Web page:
Spain’s left-leaning PSOE–Podemos coalition government led by Prime Minister Pedro Sánchez secured passing its first budget in the Spanish Congress on Thursday, with 54% of the votes in the 350-seat chamber. It is Spain’s first new budget since 2018, and the first full-year budget since 2016. In other years, budgets have been rolled over from year to year, for lack of a majority. The bill will now go to the Spanish Senate, and where any amendments will then be voted on by Congress before the end of the month.
The government had presented the 2021 budget plan in early November, with the key points being to raise taxes on corporations and the wealthy in order to fund investment in infrastructure, social care and the health system, as part of its ‘progressive’ agenda.
The PSOE socialist party and left-wing Podemos group have a total of 155 seats in Congress (120 PSOE and 35 Podemos – with the latter being an alliance between Podemos and the United Left party). They also secured the votes of the Esquerra Republicana (ERC) party (13), the Basque Nationalists (6), EH Bildu (5), PDeCAT (4), Más País (2) as well as the single MPs from Compromís, Nueva Canarias, the Regionalist Party of Cantabria (PRC) and Teruel Existe.
The government celebrated its triumph with a long standing ovation in the chamber, and in the absence of the main opposition leader, Pablo Casado of the PP, and Santiago Abascal of Vox.
Announcing the budget plan back in November, Pedro Sánchez had said that public spending would be 10% higher than in 2020, to include 27 billion euros from a massive European Union Coronavirus recovery plan agreed back in July. The amount of money allocated to public spending is ‘the most ambitious in our democratic history’, he said.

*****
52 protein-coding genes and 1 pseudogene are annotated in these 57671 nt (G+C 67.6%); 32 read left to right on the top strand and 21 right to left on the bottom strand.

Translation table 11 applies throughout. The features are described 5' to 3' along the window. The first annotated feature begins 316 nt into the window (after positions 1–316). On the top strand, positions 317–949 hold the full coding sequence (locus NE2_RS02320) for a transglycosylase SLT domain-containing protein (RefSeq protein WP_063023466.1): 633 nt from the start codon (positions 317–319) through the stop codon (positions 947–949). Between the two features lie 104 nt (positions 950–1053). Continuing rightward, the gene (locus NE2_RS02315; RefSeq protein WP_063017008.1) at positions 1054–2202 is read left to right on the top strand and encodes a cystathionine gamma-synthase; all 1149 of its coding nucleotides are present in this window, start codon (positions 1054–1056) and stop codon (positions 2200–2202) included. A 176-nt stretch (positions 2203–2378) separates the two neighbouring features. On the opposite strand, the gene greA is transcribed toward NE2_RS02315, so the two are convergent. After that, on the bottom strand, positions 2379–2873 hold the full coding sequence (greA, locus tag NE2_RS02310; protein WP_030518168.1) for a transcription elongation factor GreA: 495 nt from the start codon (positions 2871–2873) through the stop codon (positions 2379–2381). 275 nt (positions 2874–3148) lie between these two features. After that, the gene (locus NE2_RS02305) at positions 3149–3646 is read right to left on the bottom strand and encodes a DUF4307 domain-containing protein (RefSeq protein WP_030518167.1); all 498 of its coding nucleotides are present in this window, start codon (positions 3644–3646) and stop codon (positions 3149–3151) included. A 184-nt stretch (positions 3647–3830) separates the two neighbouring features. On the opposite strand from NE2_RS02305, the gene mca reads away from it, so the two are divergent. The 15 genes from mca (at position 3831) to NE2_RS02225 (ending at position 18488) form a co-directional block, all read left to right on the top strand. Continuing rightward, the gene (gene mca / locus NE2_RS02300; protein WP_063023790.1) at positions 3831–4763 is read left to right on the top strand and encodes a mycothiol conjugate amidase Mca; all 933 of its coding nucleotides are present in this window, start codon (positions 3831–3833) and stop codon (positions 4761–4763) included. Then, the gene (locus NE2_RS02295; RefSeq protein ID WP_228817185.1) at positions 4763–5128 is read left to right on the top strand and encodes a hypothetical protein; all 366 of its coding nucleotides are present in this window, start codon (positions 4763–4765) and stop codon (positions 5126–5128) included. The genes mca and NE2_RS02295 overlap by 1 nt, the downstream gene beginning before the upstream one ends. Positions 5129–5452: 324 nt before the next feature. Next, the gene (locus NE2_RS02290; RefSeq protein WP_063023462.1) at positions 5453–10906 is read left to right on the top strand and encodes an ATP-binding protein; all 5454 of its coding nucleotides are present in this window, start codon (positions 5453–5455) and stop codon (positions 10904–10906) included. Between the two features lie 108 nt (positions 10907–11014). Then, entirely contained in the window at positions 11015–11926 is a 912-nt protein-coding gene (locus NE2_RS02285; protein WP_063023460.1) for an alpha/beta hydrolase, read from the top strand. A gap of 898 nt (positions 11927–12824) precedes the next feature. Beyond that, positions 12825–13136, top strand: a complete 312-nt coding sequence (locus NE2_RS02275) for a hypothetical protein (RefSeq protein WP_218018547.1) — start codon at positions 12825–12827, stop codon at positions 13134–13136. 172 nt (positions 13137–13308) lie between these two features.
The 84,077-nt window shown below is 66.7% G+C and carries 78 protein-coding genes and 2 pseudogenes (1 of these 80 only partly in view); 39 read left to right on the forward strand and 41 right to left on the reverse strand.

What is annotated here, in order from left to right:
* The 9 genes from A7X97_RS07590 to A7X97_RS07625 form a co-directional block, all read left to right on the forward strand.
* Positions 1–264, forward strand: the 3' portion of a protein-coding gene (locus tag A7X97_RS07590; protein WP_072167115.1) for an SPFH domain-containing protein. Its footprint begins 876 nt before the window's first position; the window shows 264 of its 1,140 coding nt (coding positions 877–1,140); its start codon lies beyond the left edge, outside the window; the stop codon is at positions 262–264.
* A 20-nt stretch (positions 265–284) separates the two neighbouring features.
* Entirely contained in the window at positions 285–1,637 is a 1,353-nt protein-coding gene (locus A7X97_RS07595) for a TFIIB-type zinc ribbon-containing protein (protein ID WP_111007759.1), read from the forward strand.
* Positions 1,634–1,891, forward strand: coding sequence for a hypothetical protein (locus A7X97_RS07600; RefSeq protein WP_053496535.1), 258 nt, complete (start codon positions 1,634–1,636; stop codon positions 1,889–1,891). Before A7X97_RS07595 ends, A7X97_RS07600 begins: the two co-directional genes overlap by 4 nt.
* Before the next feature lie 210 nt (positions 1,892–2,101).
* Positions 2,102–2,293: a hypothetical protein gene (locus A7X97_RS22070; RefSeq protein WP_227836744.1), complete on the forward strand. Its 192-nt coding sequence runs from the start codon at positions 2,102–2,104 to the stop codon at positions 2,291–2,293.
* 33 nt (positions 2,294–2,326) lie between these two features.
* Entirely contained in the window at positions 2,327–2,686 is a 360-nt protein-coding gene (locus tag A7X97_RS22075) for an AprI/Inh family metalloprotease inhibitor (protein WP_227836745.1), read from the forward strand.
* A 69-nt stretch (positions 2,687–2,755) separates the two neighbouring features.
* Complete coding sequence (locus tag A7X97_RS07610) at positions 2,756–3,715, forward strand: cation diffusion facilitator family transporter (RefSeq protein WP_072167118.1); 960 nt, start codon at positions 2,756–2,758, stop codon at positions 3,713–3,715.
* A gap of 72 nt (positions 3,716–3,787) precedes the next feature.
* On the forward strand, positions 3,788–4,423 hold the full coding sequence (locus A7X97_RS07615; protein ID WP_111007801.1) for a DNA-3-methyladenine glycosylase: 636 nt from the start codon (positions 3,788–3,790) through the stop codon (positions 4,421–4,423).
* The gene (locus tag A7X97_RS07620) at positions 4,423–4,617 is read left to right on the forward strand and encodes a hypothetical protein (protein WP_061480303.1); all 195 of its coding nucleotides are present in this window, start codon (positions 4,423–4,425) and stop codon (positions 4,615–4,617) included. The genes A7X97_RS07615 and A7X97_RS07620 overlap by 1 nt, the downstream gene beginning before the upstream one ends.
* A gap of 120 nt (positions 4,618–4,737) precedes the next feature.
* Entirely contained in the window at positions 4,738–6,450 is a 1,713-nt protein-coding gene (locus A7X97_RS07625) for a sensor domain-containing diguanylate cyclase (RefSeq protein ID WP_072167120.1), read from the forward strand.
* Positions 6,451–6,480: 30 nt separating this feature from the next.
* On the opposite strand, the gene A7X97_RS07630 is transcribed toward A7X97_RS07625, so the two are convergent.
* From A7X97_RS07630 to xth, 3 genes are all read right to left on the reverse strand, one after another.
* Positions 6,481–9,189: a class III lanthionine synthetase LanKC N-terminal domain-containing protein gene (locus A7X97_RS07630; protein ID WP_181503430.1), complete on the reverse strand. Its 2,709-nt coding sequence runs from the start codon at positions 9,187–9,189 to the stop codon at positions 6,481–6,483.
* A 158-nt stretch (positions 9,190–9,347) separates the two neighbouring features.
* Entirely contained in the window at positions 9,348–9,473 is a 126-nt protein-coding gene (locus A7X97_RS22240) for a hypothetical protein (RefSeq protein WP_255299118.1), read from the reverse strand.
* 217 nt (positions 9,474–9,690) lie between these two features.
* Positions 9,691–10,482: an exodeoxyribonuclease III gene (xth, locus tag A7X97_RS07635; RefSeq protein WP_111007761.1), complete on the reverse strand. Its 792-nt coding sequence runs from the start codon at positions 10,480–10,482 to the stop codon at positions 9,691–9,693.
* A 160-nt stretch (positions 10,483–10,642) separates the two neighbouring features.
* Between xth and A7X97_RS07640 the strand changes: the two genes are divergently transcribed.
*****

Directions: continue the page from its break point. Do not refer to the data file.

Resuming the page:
‘This is a progressive budget,’ Sánchez had said. ‘It is exceptional due to the situation and because of the amount of public investment involved.’ He explained that the first goal was to rebuild what the Coronavirus crisis has taken away from the economy, the second ‘to modernise our productive model’, and the third ‘to shore up our welfare state’.
The 2021 budget will bring higher corporate taxes on big companies, a raise in the income tax on high earners, and a hike in IVA (VAT) on sugary drinks.
The 2% increase on income tax for high-earners will only apply to those making more than €300,000 a year, up from an initial threshold of €130,000. It is estimated that it will apply to 0.17% of taxpayers, although deputy prime minister and Podemos leader Pablo Iglesias presented the increase as a first step to further reforms.
Higher corporate taxes are expected to affect just 0.12% of Spain’s companies yet yield 1.52 billion euros. ‘Those who have more will contribute more,’ Iglesias had said.
‘We are inaugurating a new stage in Spain’s economic policy, which definitely leaves behind the neo-liberal stage of austerity and budget cuts,’ added Iglesias.